Directed by Danny Devito, who also stars in the biopic film with John C. Reilly, Robert Prosky, Kevin Anderson, Armand Assante, JT Walsh, Natalia Nogulich, and of course, Jack Nicholson as corrupt Teamster Union leader Jimmy Hoffa.
Told through the eyes of Bobby Ciaro (an amalgam of several Hoffa subordinates), who joins Jimmy Hoffa one night after he witnesses Hoffa and a friend fire bomb a laundromat that refuses to join the Teamsters. From there Bobby becomes Hoffa’s right hand man. The movement leads to strikes, which leads to violence, which leads to connections to the mafia, and an epic showdown with Robert F. Kennedy in the court of law. It shows the violent history of the Teamsters and how their so-called “fighting for labor” leads to control, power, and finally corruption.
The movie attempts to show that despite Hoffa becoming corrupt, what he did was still good. He lead the fight for labor and at the time, workers were treated like garbage. However, what the Teamsters did in taking advantage of their pension fund, helping the mafia ship contraband, and on and on and on, failed totally short of being justified. In the end, you feel angry that such a founder of the modern labor movement was such a horrible man.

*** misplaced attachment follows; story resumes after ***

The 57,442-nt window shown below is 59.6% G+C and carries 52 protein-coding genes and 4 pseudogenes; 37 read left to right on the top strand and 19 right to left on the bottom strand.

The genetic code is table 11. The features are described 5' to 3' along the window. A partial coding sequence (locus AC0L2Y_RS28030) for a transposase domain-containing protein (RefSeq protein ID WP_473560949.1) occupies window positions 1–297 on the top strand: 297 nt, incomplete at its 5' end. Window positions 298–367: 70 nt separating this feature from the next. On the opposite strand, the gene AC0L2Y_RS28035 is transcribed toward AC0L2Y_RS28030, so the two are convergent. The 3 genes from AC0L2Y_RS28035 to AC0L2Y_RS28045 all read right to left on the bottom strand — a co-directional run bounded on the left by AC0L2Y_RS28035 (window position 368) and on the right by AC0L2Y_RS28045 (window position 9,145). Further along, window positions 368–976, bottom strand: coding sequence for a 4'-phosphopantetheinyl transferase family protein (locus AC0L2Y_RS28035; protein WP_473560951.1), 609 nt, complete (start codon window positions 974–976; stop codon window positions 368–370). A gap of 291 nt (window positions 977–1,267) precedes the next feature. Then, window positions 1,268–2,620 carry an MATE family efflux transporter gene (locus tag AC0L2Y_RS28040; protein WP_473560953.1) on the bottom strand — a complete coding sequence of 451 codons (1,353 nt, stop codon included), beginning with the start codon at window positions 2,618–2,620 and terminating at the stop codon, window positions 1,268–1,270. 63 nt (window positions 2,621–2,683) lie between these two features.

While the acting and the story in the film was good, it fell a little short with the way the story flows. It heavily fictionalizes and over dramatizes history, but that is not in itself unusual. Many biopic movies do this. What really surprised me was the portrayal of Bobby Kennedy. Though Bobby is going after Hoffa and the Union’s corruption, Bobby, normally a darling of Hollywood and the Left, is portrayed as an opportunist that is trying to score political points. I thought it was a tad dishonest.
That was my overall problem with the film. It was trying to make a man who was a liar, corrupt, and took advantage of the very people he said he protected into some kind a martyr for his movement. It seemed to be a lie. Maybe that was the point.
FAVORITE QUOTE: We all get old, then we die.
PARENTAL CONCERNS: Brief nudity, strong violence, and very strong language
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